Marriage is a serious commitment between two people that can last a lifetime, but often does not. A separation or divorce doesn’t mean you failed, it simply means both parties are choosing to move on and start new chapters in their lives. But before you turn the page on your marriage, you have options to consider and decisions to make on how you want the rest of the relationship to go.
Ultimately, you have two legal resources: legal separation or divorce. The main difference is in the permanence of your decision. When you separate legally, you can live and act as separate individuals but come back together as a married couple if you so choose. It is less permanent than divorce and can work for some couples. With a divorce, your decision to end the marriage is final and you will be seen as single in the eyes of the court once it is complete.
Let’s take a look at what each choice means and how it affects you legally as well as personally.
What Is A Legal Separation Defined As In California?
Not all states allow legal separations, however California does. Legal separation is a legal process where spouses obtain a legal separation judgment from the family law court. The assessment may include, if applicable, a division of assets and debts, child custody and visitation orders, and an order for support. However, notably, the spouses’ status as married persons remains intact.
Your spouse needs to agree to the separation or at least default after you have served them with your petition. If your spouse does not consent to the legal separation, you may have to file for divorce instead.
Requirements For Legal Separation
To file for legal separation in California, you or your partner must be a legal resident in the state. You must also provide the court with the reason you are choosing to separate. Because California is a “no-fault” state, you actually don’t need to specify a particular reason for filing (re: irreconcilable differences.)
Reasons to Choose Separation Over Divorce
You may choose to opt for legal separation instead of divorce if:
- You aren’t completely sure about dissolving your marriage but want to live separately.
- You aren’t completely sure about dissolving your marriage but want to define more clearly financial, parenting and property matters.
- Your religion prohibits divorce.
- Your personal views or beliefs rule out divorce as an option.
- You want to keep the benefits of marriage like health insurance, tax benefits, and/or government benefits (e.g. Social Security.)
- You have not met the residency requirements to file for divorce yet but want to begin the process of legally separating.
What Is The Definition Of A Divorce?
A divorce is the dissolution of, and permanent end to your marriage. You will become legally single and will be allowed to remarry if you want after your divorce is finalized. You can choose to litigate or mediate your own divorce, but if you do so, make sure to read about the major differences and benefits to each method. Similar to a legal separation, you must come to an agreement with your spouse or take your divorce to trial before a judge to order how your assets and property will be divided, and any child custody matters are handled.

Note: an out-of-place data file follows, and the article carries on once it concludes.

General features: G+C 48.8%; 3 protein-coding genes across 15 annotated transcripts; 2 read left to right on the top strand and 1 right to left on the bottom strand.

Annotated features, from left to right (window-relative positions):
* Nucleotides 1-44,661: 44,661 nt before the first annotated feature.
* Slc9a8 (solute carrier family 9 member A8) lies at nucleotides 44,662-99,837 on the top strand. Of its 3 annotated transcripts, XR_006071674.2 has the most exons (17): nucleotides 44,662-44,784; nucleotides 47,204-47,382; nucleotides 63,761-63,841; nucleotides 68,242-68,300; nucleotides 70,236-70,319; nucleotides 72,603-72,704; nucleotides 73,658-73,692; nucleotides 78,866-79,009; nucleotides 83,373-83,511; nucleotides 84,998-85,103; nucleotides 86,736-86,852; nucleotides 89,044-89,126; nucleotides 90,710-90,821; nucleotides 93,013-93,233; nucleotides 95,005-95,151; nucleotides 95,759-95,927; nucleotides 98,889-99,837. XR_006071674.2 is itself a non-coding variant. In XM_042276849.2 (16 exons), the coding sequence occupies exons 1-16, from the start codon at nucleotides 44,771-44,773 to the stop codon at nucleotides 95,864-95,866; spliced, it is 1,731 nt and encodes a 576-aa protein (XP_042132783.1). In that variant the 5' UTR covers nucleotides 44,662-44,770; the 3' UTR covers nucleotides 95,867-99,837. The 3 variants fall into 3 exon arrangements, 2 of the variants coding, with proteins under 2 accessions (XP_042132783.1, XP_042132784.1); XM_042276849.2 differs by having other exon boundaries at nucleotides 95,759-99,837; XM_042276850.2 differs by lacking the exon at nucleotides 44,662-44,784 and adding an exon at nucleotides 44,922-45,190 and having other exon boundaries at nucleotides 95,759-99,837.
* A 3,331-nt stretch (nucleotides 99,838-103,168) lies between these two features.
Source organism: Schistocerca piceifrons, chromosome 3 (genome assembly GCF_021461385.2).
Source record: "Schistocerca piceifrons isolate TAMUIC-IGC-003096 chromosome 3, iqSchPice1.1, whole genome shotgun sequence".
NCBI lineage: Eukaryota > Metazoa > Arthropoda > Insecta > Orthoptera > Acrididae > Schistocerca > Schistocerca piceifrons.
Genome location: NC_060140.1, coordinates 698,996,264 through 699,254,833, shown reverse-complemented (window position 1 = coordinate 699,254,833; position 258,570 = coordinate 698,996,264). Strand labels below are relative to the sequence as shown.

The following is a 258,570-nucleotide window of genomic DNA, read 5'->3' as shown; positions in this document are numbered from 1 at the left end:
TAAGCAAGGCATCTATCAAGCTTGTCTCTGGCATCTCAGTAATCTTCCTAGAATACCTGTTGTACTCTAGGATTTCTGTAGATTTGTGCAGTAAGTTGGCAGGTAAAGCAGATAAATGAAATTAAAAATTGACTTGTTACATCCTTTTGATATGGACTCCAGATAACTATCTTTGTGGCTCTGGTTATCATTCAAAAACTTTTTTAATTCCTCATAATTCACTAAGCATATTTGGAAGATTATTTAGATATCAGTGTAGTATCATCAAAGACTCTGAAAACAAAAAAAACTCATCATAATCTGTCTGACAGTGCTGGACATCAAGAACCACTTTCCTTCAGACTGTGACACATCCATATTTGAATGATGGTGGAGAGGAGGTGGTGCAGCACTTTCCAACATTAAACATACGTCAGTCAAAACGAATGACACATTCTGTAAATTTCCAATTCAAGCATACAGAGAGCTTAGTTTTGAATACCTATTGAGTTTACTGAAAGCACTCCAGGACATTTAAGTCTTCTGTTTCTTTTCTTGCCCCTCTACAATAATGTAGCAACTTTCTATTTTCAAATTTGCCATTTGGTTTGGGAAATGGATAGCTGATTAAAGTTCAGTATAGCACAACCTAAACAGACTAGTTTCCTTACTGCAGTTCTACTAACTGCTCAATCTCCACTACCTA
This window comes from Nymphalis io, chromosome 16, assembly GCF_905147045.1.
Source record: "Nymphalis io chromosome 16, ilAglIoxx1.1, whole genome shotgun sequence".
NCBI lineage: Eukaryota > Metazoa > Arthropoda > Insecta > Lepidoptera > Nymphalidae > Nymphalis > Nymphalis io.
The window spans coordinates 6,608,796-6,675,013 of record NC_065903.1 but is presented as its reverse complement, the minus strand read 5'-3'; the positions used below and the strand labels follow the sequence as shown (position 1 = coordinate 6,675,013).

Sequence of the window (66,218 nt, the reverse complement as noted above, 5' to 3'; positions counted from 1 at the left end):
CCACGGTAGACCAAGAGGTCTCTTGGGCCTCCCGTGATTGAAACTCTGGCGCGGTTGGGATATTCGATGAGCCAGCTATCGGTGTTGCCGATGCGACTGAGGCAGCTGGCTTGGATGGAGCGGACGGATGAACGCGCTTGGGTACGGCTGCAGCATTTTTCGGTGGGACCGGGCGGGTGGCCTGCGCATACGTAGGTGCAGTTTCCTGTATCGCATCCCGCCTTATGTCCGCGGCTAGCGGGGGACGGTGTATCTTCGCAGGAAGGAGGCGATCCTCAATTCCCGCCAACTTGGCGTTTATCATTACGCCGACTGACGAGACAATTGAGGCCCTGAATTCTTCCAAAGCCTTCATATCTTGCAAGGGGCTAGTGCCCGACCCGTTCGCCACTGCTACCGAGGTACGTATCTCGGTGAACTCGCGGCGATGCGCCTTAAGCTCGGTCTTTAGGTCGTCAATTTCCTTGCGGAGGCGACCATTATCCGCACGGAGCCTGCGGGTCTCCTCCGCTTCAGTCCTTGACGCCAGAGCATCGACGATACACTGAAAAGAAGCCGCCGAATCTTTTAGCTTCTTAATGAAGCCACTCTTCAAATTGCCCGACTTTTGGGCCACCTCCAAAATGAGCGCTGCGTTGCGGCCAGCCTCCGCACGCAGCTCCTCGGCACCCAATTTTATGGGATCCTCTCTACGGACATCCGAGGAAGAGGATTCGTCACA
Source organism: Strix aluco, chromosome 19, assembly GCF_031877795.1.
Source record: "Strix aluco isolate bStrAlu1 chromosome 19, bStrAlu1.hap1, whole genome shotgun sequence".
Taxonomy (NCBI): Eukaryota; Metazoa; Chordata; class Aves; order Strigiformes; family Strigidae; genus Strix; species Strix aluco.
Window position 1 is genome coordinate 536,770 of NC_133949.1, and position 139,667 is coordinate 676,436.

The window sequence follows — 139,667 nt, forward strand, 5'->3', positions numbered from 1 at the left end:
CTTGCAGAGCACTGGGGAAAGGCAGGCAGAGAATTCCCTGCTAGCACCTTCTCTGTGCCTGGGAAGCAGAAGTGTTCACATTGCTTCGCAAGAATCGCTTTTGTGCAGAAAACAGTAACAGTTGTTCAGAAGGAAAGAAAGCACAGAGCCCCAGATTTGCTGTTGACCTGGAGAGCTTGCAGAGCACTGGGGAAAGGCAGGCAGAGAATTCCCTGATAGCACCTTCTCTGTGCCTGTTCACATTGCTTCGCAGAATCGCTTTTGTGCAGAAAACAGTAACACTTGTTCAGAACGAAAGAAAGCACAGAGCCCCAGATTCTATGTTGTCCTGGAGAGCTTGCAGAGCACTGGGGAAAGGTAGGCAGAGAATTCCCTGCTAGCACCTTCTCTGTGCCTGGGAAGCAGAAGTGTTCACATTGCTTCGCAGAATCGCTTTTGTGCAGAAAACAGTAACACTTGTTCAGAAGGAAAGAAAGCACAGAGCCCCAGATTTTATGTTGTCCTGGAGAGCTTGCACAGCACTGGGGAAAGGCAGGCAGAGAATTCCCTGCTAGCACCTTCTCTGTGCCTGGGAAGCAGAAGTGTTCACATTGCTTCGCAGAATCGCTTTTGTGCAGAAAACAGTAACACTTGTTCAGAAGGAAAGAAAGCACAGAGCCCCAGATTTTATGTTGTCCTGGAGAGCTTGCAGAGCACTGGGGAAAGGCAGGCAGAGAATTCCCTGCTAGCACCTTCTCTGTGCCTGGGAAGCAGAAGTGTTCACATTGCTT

Requirements For A Divorce
California has time-based residency restrictions that are important to know before filing for divorce. Either you or your spouse must have lived in California for the last 6 months and the same person who has residency must have lived in the county you are filing in for at least the last 3 months.
If you or your partner do not meet the residency requirements, you can opt for a legal separation, then file for divorce after the appropriate amount of time has passed to meet those requirements.
Differences Between Divorce And Separation
Legal separation and divorce have quite a few similarities, however, there is a material difference between a legal separation judgment and a divorce judgment. The effect of a dissolution of the marriage ruling means you will be legally divorced and your marital status will go back to “single.” When a judgment of legal separation is entered, you would not be considered to be a single, unmarried person.
No matter how well you get along with your soon-to-be ex, divorces can be long and drawn out, particularly if children or valuable assets are involved. The divorce process contains several other legal matters, such as child custody and support, alimony, and property division, all of which must be determined before the divorce itself can be finalized.
Legal separation can help you deal with various aspects of the divorce process easier, by going at a slower pace and allowing everything to sink in and for you to slowly work with your spouse how your lives will go when your divorce finally goes through. Of course, some couples may choose to stay together and end the separation as well, but it is perfectly normal for divorce to be the next step.
Compassionate Legal Document Advice for Your Next Chapter
At Valley Divorce Services, our legal professionals provide full-service legal document assistance for litigants who are representing themselves in court. From legal separations/divorce to estate planning, our legal document preparation services offer an affordable option for any legal document advice you may need.
Contact us today for a free consultation and get the help you need in a timely manner by experts who are ready to help.